Divine Violence / Jin, Jîyan, Azadî (ژن، ژیان، ئازادی)

curated by Gülistan Kenanoğlu

Anonymous, Graffiti on a wall, 2023
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Jin, Jîyan, Azadî (ژن، ژیان، ئازادی), which means woman, life, freedom in Kurdish, is not just a slogan; it is a discourse that comes to light again with the killing of a woman, Mahsa Amini, at the age of 22 by morality police in Iran to define the freedom actions of the women's indistinct role in Islamic state. Women in the Middle East always fight over their lives, freedom, and feminine and national identity against oppressive Islamic regimes and imperialist patriarchy. The state of sacrification references philosopher Agamben's concept of "bare life" and "homo sacer" in case of detaching from and pushing out of life. This situation is being legitimized, and a state of exception occurs. The death of Amini, in fact, was the sacrification of the woman, the bio-political body which is being sanctified and cursed. The sacrification of a woman appears as an (Islamic) religious punishment in which the victim is seen as the property of God. In other words, the finger cut by the Sharia doesn't hurt (just like the killing of the witch). However, the action ignited the feminist revolutionary struggle in Iran.

This exhibition seeks to investigate the emancipatory action for women's lives and freedom from post-revolutionary Iran to today in the Middle East through ordinary and extraordinary states of everyday life. Moreover, trajecting from the Islamic to the feminist revolution, this exhibition will provide an alternative reading of Middle Eastern history through the lens of Islamic feminism and feminist solidarity. Also, the controversial role of Middle Eastern women in the Islamic world will be criticized. It will reinterpret the narratives as well as the realities, testimonies, and distorted memories in Islamic feminist history in the Middle East, the geography of violence.

The exhibition intends to bring together an artist-lawyer, a researcher-curator, and an archiver-artist-architect who stand opposite the feudal, sexist, and patriarchal structure and have similar stories they have witnessed to reinterpret Islamic feminist history through women's liberation actions. With a performative approach, the researcher-curator will examine the factors, regimes, and movements that prepared the country for the Islamic revolution and; accordingly, will discuss the indistinct role of women in the Middle East and Islamic religion. With a videographical approach, the artist-lawyer will indicate how the sacrification of women in the Middle East becomes legitimized and how this situation is integrated into society, starting from Islamic rule to modern law. With a visual approach, the archiver-artist-architect will present the state of women's sacrificaitons and their fight over the patriarchy and oppressive regimes through an archival and documentary approach. Cumulative, documentary, archival, and expressionist approaches will be used to shed light on Islamic feminist history through the cracks. This exhibition will be a collective knowledge production of the artist-lawyer, archiver-architect, and researcher-curator who grew up in the Middle East and are willing to reveal their latent oppressed stories.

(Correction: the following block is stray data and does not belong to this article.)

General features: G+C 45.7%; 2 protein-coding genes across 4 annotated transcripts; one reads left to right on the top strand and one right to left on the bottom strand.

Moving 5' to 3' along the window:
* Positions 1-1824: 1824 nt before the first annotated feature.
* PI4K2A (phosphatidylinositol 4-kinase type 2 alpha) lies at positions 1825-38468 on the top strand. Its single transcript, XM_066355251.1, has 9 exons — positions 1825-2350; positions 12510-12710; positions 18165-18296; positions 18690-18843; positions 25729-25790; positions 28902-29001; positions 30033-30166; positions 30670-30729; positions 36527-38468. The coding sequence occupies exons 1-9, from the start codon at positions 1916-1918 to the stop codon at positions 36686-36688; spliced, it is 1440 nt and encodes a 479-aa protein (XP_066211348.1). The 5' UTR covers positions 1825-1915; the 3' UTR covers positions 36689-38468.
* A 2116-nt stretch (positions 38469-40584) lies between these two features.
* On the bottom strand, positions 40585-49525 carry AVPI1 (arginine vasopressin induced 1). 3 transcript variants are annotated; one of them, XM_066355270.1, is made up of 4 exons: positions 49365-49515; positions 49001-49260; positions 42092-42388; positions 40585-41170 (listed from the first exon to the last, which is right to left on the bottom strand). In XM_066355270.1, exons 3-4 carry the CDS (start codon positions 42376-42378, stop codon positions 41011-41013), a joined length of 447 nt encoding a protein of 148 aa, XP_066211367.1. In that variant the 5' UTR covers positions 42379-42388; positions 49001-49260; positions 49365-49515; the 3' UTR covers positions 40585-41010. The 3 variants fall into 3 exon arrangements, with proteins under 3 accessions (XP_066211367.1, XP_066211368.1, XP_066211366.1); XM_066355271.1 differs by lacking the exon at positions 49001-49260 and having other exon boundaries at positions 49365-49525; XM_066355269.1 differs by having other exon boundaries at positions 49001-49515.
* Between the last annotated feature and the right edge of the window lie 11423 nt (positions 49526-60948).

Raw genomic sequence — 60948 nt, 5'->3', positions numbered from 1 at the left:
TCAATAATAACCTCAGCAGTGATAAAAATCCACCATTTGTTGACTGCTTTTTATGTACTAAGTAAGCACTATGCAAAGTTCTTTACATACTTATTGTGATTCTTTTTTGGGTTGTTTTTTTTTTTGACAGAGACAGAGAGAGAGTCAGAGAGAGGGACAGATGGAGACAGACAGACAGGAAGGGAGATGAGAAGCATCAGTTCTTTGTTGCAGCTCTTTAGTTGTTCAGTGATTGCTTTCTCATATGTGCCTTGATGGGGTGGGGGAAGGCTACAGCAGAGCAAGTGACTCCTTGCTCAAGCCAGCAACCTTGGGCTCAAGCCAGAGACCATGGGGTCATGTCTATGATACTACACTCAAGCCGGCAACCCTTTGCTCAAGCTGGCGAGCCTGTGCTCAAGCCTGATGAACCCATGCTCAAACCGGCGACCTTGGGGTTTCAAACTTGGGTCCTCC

Gülistan Kenanoğlu is a Kurdish independent curator and architectural researcher. She works under SBArchLab, of which she is the co-founder, and specializes in exhibition practices around postcolonial art and architecture history and the effects of conflicts/wars on cities' public realm.

apexart’s program supporters past and present include the National Endowment for the Arts, Milton and Sally Avery Arts Foundation, the Kettering Family Foundation, the Buhl Foundation, The Martin and Rebecca Eisenberg Foundation, Bloomberg Philanthropies, Spencer Brownstone, the Kenneth A. Cowin Foundation, Epstein Teicher Philanthropies, The Greenwich Collection Ltd., William Talbott Hillman Foundation/Affirmation Arts Fund, the Fifth Floor Foundation, the Consulate General of Israel in New York, The Puffin Foundation, the Trust for Mutual Understanding, The Andy Warhol Foundation for the Visual Arts, and public funds from the New York City Department of Cultural Affairs in partnership with the City Council, public funds from Creative Engagement, supported by the New York State Council on the Arts with the support of the Governor and administered by LMCC, funds from NYSCA Electronic Media/Film in Partnership with Wave Farm: Media Arts Assistance Fund, with the support of the Office of the Governor and the New York State Legislature, as well as the New York State Council on the Arts with the support of Governor Kathy Hochul and the New York State Legislature.